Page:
All interactions between people involve known and unknown elements. These elements may be suitable or inappropriate. From this comes the importance of self-knowledge to make better choices in life and career, and seek repertoire to self-manage.
The Johari Window was created in 1955 by Joseph Luft and Harrington Ingham and was named after the names of its creators. The technique widely used by the field of psychology, being one of the oldest and most current exercises to work on self-knowledge.
The concept of the Johari Window is based on the principle that to know yourself, you need to take into account the perception of the people around you. In this way, communication is fundamental and feedback is the basis of this process.
The Johari Window is divided into two axes, horizontal and vertical, and is composed of 4 zones:
The more you know yourself and the more you know each other, the bigger your public area. The bigger the open area, the better you and others deal with you. The relationship improves as the open area increases, as the number of disagreements and embarrassing situations decreases.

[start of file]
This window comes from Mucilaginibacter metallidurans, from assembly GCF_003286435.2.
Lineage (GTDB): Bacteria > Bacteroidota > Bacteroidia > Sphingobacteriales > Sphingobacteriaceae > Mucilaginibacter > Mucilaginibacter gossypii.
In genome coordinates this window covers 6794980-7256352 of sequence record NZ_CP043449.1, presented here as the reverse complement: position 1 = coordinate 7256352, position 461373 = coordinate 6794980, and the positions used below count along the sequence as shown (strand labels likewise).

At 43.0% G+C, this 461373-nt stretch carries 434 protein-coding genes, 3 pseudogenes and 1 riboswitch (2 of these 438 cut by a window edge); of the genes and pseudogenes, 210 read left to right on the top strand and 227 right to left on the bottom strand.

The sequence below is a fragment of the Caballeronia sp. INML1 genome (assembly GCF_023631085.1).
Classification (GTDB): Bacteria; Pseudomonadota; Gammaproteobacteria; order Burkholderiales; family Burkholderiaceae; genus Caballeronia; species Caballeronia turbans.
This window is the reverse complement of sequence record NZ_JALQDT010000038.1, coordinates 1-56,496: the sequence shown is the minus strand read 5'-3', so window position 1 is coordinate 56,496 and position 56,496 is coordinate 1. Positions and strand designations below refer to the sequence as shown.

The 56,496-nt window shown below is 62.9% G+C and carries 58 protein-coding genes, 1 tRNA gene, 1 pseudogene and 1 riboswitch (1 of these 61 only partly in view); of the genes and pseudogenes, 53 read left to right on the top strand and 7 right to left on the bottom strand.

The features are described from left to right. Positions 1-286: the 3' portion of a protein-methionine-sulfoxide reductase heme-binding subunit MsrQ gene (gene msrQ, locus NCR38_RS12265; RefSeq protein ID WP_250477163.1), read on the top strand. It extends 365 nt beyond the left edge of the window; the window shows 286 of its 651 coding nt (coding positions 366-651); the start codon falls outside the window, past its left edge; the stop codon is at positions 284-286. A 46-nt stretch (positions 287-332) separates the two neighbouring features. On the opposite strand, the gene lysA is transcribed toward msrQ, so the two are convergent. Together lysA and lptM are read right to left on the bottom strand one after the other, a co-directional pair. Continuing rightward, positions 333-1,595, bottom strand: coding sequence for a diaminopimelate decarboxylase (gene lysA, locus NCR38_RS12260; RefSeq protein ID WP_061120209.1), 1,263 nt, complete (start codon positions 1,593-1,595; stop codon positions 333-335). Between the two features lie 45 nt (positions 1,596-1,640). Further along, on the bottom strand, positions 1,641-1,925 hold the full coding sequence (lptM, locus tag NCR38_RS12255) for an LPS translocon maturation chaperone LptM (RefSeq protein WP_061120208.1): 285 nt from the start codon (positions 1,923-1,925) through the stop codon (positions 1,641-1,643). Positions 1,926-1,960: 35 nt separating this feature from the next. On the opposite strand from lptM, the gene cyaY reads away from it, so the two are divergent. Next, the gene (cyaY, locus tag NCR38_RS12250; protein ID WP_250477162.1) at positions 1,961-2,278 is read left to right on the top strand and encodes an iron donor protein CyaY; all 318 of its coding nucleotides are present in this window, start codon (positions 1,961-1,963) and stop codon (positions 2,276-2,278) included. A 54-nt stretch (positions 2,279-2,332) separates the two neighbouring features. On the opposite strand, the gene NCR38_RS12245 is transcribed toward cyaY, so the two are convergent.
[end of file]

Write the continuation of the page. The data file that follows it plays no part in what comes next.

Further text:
Ask for help from those you live with! Each of the people close to you, such as family, friends and people at work, know you and have a perception of what you show, consciously and unconsciously.
Talking to those who are close, it is possible to work three areas of the Johari Window (open area, secret area and blind area), opening the way to increase the open area even more, increasing your self-knowledge. As for the unknown area, it is necessary to establish a goal and agendas for new activities, test and discover what you like.
A valuable tip for making requests for feedback work is that you never disagree, deny, fight about the point the person is bringing for you. As much as someone brings something painful that came down dry, the ideal is to thank the person for their time and contribution. When you react badly to feedback you close a door, whoever brought you the point will probably fail to bring it, causing your blind zone to keep growing.
The exercise proposed in the Johari Window is only part of the scope to increase self-knowledge. To go further, you need to know your natural strengths, life purpose, non-negotiable values and career anchors. All this will make you aware to make choices that are more converging with who you really are, both in your personal and professional life. This makes it possible to have a happier and more sustainable life and career.